Taxi drivers in Nottingham could face penalty points and even have their licences revoked

Taxi drivers could be given penalty points for 10 offences including turning off the meter or parking badly in Nottingham.

The city council is considering introducing what it has dubbed a Driver Improvement Penalty Point Scheme.

Drivers say it would mean “double punishment” but the council says it will improve driving standards.

Councillors will debate the idea at Nottingham City Council’s regulatory and appeals committee on Tuesday September 6.

Kaleem Ashraf, chairman of the Nottingham branch of union Unite, represents unionised hackney carriage drivers. He said: “We haven’t been consulted yet, but we are happy to speak to the council and raise our concerns.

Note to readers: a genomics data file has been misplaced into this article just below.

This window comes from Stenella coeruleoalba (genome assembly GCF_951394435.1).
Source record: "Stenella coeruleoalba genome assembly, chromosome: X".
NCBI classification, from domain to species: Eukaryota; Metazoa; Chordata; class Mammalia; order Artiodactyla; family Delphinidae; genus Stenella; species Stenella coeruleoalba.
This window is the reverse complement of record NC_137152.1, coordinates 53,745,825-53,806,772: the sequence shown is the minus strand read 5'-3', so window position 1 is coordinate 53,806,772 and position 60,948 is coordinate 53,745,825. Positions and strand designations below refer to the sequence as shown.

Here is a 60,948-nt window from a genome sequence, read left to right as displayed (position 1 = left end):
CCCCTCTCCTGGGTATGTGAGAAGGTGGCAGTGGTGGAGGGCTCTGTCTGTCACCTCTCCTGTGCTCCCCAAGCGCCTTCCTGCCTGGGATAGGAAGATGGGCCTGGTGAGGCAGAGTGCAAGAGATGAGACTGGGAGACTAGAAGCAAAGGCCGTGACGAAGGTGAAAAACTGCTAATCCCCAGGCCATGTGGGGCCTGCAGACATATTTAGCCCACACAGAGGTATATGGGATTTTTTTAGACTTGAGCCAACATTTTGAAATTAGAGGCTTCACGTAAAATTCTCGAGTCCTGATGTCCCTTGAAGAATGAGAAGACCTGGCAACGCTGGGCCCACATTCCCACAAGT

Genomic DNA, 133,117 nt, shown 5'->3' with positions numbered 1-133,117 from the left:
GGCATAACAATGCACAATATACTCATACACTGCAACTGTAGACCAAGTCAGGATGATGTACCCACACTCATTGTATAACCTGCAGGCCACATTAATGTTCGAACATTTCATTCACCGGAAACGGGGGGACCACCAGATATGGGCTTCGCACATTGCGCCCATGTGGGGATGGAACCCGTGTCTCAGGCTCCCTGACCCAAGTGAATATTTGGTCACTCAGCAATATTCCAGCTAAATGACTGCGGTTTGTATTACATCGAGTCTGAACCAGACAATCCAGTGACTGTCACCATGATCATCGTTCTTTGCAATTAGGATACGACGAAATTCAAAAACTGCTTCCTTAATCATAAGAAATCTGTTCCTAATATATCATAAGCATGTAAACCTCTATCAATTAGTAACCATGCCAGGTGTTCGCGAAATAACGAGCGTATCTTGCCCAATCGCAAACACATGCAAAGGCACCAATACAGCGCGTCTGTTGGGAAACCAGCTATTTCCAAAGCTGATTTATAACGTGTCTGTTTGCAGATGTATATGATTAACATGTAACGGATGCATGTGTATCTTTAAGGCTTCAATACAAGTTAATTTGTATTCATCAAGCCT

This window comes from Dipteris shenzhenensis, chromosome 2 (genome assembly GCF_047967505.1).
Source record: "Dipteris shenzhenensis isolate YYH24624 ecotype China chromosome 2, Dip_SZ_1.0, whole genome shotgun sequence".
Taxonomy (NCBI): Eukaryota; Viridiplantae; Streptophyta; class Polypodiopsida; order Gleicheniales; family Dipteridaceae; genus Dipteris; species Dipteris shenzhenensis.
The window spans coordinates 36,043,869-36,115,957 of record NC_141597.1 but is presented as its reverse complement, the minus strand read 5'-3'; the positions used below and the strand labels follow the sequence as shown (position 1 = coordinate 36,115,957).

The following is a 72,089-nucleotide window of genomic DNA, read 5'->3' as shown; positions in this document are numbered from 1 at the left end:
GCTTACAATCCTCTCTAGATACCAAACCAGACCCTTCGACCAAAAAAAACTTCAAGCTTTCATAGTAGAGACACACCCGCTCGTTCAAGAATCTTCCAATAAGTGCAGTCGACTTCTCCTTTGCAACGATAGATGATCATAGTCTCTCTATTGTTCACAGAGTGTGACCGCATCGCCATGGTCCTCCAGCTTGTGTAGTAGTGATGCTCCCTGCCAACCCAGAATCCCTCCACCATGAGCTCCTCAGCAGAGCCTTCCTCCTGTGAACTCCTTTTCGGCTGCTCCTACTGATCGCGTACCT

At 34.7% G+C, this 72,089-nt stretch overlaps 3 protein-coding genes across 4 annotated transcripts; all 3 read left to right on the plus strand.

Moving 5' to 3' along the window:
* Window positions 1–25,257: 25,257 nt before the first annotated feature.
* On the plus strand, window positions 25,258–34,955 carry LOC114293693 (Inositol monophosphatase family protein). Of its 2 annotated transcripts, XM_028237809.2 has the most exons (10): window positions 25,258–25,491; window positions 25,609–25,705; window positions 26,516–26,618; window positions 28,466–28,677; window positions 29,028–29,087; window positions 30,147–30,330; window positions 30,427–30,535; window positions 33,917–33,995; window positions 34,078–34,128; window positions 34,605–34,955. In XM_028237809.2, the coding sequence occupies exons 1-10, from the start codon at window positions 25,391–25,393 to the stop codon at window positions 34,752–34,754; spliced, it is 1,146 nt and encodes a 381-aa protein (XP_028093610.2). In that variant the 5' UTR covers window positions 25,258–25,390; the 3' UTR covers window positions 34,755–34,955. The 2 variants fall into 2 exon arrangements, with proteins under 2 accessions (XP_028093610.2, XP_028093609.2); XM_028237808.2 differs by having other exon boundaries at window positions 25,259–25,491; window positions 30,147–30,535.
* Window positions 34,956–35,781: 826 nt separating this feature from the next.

“They are trying to reduce the number of hackney drivers but are portraying it as improvement.

“And if they do bring it in they need to enforce it 24/7, unless it will just be targeting hackney drivers or develop into a game of cat and mouse.”

There are currently 411 hackney cabs and over 1,000 private hire vehicles licensed in Nottingham.

Mr Ashraf said: “There’s only about 80 or 90 hackney spaces, so if everyone came out at the same time it would be chaos. We’ve been asking for more spaces for years.

“And the night time economy is changing, so we need to move with that but the council need to work with us rather than making it as difficult as possible.”

Under the proposed scheme, drivers can receive up to twelve points over a three-year rolling period before their licence will be reviewed. If they exceed twelve points, action will be taken, up to and including suspending or revoking their licence.

Points could be given out for “driving a vehicle in an unroadworthy condition”, “failure to convey passengers in a safe and responsible manner”, “parking a vehicle in contravention of parking restrictions” or “failure to use taxi meter for journeys within prescribed distance”.